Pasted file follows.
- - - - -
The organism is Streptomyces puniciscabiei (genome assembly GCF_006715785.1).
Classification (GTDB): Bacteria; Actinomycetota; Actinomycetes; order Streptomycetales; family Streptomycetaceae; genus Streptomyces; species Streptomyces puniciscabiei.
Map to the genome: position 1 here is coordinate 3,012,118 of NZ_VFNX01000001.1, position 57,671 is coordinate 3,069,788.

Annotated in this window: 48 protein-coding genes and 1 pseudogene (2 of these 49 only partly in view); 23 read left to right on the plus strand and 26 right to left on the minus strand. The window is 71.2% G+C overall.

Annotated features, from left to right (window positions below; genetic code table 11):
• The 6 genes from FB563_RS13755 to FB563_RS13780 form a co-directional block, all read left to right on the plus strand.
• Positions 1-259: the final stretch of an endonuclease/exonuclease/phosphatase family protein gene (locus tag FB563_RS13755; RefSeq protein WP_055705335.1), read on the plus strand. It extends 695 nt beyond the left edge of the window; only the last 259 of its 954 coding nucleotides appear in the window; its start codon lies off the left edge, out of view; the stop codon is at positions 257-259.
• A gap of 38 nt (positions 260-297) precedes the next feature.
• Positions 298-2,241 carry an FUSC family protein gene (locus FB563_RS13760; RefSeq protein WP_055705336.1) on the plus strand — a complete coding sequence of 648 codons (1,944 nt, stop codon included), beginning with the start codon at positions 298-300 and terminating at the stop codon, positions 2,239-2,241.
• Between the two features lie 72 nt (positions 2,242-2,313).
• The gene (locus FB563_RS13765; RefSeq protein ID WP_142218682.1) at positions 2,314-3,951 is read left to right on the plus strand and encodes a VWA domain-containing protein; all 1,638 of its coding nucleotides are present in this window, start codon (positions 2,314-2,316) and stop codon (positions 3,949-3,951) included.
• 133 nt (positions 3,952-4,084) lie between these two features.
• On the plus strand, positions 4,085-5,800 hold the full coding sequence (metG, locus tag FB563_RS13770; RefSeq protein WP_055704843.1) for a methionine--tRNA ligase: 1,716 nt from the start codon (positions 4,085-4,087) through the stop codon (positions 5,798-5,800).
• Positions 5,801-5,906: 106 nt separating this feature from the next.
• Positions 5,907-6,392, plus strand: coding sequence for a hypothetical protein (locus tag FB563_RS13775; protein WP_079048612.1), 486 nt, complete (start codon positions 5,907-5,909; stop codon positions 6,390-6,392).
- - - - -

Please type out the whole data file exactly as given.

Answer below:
The organism is Streptomyces puniciscabiei (genome assembly GCF_006715785.1).
Classification (GTDB): Bacteria; Actinomycetota; Actinomycetes; order Streptomycetales; family Streptomycetaceae; genus Streptomyces; species Streptomyces puniciscabiei.
Map to the genome: position 1 here is coordinate 3,012,118 of NZ_VFNX01000001.1, position 57,671 is coordinate 3,069,788.

Annotated in this window: 48 protein-coding genes and 1 pseudogene (2 of these 49 only partly in view); 23 read left to right on the plus strand and 26 right to left on the minus strand. The window is 71.2% G+C overall.

Annotated features, from left to right (window positions below; genetic code table 11):
• The 6 genes from FB563_RS13755 to FB563_RS13780 form a co-directional block, all read left to right on the plus strand.
• Positions 1-259: the final stretch of an endonuclease/exonuclease/phosphatase family protein gene (locus tag FB563_RS13755; RefSeq protein WP_055705335.1), read on the plus strand. It extends 695 nt beyond the left edge of the window; only the last 259 of its 954 coding nucleotides appear in the window; its start codon lies off the left edge, out of view; the stop codon is at positions 257-259.
• A gap of 38 nt (positions 260-297) precedes the next feature.
• Positions 298-2,241 carry an FUSC family protein gene (locus FB563_RS13760; RefSeq protein WP_055705336.1) on the plus strand — a complete coding sequence of 648 codons (1,944 nt, stop codon included), beginning with the start codon at positions 298-300 and terminating at the stop codon, positions 2,239-2,241.
• Between the two features lie 72 nt (positions 2,242-2,313).
• The gene (locus FB563_RS13765; RefSeq protein ID WP_142218682.1) at positions 2,314-3,951 is read left to right on the plus strand and encodes a VWA domain-containing protein; all 1,638 of its coding nucleotides are present in this window, start codon (positions 2,314-2,316) and stop codon (positions 3,949-3,951) included.
• 133 nt (positions 3,952-4,084) lie between these two features.
• On the plus strand, positions 4,085-5,800 hold the full coding sequence (metG, locus tag FB563_RS13770; RefSeq protein WP_055704843.1) for a methionine--tRNA ligase: 1,716 nt from the start codon (positions 4,085-4,087) through the stop codon (positions 5,798-5,800).
• Positions 5,801-5,906: 106 nt separating this feature from the next.
• Positions 5,907-6,392, plus strand: coding sequence for a hypothetical protein (locus tag FB563_RS13775; protein WP_079048612.1), 486 nt, complete (start codon positions 5,907-5,909; stop codon positions 6,390-6,392).